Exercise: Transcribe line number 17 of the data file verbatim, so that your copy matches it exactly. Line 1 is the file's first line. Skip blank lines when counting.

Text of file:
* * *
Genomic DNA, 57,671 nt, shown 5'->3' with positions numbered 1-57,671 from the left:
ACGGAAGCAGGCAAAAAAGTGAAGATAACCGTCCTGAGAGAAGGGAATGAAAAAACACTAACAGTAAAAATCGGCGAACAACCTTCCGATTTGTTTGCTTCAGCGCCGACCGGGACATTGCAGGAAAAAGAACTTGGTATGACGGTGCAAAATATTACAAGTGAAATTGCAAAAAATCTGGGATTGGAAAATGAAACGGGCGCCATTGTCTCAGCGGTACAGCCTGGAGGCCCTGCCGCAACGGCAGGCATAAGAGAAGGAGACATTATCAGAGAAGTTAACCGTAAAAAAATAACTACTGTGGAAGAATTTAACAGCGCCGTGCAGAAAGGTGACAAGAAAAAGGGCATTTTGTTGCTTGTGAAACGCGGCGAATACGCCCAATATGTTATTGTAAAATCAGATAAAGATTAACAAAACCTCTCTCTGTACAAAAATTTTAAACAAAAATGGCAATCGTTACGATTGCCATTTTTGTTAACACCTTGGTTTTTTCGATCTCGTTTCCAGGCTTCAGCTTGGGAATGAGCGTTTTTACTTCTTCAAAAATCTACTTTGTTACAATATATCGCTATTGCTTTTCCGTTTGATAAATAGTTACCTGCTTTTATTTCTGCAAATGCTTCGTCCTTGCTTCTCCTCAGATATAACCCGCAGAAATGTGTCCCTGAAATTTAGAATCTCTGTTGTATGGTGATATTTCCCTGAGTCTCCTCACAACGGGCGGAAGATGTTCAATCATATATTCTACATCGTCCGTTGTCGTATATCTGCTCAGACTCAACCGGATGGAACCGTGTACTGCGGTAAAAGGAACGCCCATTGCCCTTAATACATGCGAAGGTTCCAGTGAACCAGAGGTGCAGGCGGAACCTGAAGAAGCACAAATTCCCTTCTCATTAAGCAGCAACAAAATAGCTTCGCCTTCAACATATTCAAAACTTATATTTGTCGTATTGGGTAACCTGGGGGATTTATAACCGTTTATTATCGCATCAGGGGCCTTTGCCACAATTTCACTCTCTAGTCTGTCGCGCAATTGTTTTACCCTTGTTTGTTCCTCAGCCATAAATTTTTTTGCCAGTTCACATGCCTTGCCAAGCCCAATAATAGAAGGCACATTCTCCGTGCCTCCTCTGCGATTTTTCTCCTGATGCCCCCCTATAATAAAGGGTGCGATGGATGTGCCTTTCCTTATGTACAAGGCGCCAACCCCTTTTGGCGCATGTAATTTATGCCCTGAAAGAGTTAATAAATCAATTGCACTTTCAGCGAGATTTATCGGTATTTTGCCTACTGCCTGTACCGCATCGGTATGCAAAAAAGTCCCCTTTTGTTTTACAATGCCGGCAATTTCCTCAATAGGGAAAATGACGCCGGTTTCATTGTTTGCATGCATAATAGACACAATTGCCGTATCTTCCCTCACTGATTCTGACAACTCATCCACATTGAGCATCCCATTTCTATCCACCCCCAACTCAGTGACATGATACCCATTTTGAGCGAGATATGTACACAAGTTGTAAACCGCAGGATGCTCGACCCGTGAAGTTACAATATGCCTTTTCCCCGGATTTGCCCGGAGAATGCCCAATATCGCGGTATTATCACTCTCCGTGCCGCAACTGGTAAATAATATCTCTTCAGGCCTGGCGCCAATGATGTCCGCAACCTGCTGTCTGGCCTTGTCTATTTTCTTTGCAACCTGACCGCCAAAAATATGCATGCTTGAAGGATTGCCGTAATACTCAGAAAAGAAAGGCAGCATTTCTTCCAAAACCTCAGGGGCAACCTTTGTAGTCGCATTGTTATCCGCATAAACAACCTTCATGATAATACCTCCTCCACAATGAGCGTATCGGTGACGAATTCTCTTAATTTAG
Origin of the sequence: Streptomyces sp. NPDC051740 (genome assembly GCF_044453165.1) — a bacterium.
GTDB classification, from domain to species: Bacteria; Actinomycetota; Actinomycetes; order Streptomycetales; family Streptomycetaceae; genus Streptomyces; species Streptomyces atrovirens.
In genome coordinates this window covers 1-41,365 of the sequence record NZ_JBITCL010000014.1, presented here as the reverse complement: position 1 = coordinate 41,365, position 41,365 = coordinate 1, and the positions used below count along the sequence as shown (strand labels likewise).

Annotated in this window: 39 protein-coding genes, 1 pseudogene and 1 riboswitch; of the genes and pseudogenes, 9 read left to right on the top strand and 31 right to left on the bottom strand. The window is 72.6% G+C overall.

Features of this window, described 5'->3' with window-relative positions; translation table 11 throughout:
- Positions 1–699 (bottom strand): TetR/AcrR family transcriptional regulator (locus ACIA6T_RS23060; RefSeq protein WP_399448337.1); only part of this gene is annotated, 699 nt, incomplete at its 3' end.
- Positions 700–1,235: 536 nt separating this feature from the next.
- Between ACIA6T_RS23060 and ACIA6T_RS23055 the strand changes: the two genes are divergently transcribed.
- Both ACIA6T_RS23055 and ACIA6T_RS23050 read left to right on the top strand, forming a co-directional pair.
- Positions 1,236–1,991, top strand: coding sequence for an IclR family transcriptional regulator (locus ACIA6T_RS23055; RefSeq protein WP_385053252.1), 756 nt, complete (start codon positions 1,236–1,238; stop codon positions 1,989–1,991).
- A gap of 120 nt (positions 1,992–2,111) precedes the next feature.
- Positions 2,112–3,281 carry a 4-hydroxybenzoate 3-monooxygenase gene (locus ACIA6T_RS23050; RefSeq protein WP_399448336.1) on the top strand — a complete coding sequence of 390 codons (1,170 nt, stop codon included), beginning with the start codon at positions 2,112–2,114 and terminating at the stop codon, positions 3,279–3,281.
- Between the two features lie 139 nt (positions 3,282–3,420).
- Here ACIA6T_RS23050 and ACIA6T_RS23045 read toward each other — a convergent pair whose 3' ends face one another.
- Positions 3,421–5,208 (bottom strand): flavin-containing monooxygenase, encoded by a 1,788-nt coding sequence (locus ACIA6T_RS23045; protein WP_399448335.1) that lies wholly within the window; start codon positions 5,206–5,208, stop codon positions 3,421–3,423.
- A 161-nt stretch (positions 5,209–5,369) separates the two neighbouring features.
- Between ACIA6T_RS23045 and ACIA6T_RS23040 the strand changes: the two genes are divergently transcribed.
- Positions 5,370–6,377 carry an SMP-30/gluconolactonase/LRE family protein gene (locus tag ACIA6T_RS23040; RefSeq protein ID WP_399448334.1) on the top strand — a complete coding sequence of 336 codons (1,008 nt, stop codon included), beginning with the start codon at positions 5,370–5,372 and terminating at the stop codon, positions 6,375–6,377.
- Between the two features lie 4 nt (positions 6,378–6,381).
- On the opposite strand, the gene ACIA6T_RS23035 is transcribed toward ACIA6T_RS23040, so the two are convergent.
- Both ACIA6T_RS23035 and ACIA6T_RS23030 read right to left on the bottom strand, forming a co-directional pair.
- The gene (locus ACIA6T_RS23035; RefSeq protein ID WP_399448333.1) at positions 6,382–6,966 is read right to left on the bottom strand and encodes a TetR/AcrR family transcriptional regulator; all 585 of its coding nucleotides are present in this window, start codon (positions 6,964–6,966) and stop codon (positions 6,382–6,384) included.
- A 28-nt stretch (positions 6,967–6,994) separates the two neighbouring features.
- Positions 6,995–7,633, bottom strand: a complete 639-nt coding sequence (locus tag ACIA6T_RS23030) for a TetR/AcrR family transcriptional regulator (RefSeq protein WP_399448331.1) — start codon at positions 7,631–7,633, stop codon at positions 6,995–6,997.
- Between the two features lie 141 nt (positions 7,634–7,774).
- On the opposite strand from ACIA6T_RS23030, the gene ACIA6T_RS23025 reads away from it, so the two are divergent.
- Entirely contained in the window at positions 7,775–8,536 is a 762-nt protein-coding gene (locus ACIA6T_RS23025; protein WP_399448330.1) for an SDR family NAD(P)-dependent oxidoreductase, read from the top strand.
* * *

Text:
- Positions 3,421–5,208 (bottom strand): flavin-containing monooxygenase, encoded by a 1,788-nt coding sequence (locus ACIA6T_RS23045; protein WP_399448335.1) that lies wholly within the window; start codon positions 5,206–5,208, stop codon positions 3,421–3,423.